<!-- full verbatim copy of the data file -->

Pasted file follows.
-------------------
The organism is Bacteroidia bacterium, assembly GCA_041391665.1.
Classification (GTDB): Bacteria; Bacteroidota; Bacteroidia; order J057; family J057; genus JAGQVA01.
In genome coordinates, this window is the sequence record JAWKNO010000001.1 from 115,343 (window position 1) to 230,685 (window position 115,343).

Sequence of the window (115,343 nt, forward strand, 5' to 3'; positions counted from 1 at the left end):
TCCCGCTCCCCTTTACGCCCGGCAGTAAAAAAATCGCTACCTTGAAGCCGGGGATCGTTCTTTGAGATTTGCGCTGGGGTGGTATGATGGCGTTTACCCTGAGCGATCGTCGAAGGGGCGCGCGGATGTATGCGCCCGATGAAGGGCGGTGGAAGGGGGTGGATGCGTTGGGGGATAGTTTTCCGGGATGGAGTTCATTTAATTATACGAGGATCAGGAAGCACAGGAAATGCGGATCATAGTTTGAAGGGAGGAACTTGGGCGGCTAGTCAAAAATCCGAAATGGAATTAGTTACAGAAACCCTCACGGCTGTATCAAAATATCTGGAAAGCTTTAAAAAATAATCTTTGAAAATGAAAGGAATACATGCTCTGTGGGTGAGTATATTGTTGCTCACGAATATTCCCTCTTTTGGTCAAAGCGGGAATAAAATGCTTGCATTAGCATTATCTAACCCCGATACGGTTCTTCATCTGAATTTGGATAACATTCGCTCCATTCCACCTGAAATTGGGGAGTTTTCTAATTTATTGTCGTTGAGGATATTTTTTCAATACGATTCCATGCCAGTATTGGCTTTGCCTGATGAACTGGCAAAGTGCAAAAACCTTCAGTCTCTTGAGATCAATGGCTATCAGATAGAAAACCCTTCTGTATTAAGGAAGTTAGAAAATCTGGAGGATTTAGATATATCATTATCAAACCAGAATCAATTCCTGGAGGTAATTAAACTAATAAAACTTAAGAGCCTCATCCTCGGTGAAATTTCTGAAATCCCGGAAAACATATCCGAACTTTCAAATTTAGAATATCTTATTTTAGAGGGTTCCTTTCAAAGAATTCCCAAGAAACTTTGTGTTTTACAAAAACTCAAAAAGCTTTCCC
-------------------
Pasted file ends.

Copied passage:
The organism is Bacteroidia bacterium, assembly GCA_041391665.1.
Classification (GTDB): Bacteria; Bacteroidota; Bacteroidia; order J057; family J057; genus JAGQVA01.
In genome coordinates, this window is the sequence record JAWKNO010000001.1 from 115,343 (window position 1) to 230,685 (window position 115,343).

Sequence of the window (115,343 nt, forward strand, 5' to 3'; positions counted from 1 at the left end):
TCCCGCTCCCCTTTACGCCCGGCAGTAAAAAAATCGCTACCTTGAAGCCGGGGATCGTTCTTTGAGATTTGCGCTGGGGTGGTATGATGGCGTTTACCCTGAGCGATCGTCGAAGGGGCGCGCGGATGTATGCGCCCGATGAAGGGCGGTGGAAGGGGGTGGATGCGTTGGGGGATAGTTTTCCGGGATGGAGTTCATTTAATTATACGAGGATCAGGAAGCACAGGAAATGCGGATCATAGTTTGAAGGGAGGAACTTGGGCGGCTAGTCAAAAATCCGAAATGGAATTAGTTACAGAAACCCTCACGGCTGTATCAAAATATCTGGAAAGCTTTAAAAAATAATCTTTGAAAATGAAAGGAATACATGCTCTGTGGGTGAGTATATTGTTGCTCACGAATATTCCCTCTTTTGGTCAAAGCGGGAATAAAATGCTTGCATTAGCATTATCTAACCCCGATACGGTTCTTCATCTGAATTTGGATAACATTCGCTCCATTCCACCTGAAATTGGGGAGTTTTCTAATTTATTGTCGTTGAGGATATTTTTTCAATACGATTCCATGCCAGTATTGGCTTTGCCTGATGAACTGGCAAAGTGCAAAAACCTTCAGTCTCTTGAGATCAATGGCTATCAGATAGAAAACCCTTCTGTATTAAGGAAGTTAGAAAATCTGGAGGATTTAGATATATCATTATCAAACCAGAATCAATTCCTGGAGGTAATTAAACTAATAAAACTTAAGAGCCTCATCCTCGGTGAAATTTCTGAAATCCCGGAAAACATATCCGAACTTTCAAATTTAGAATATCTTATTTTAGAGGGTTCCTTTCAAAGAATTCCCAAGAAACTTTGTGTTTTACAAAAACTCAAAAAGCTTTCCC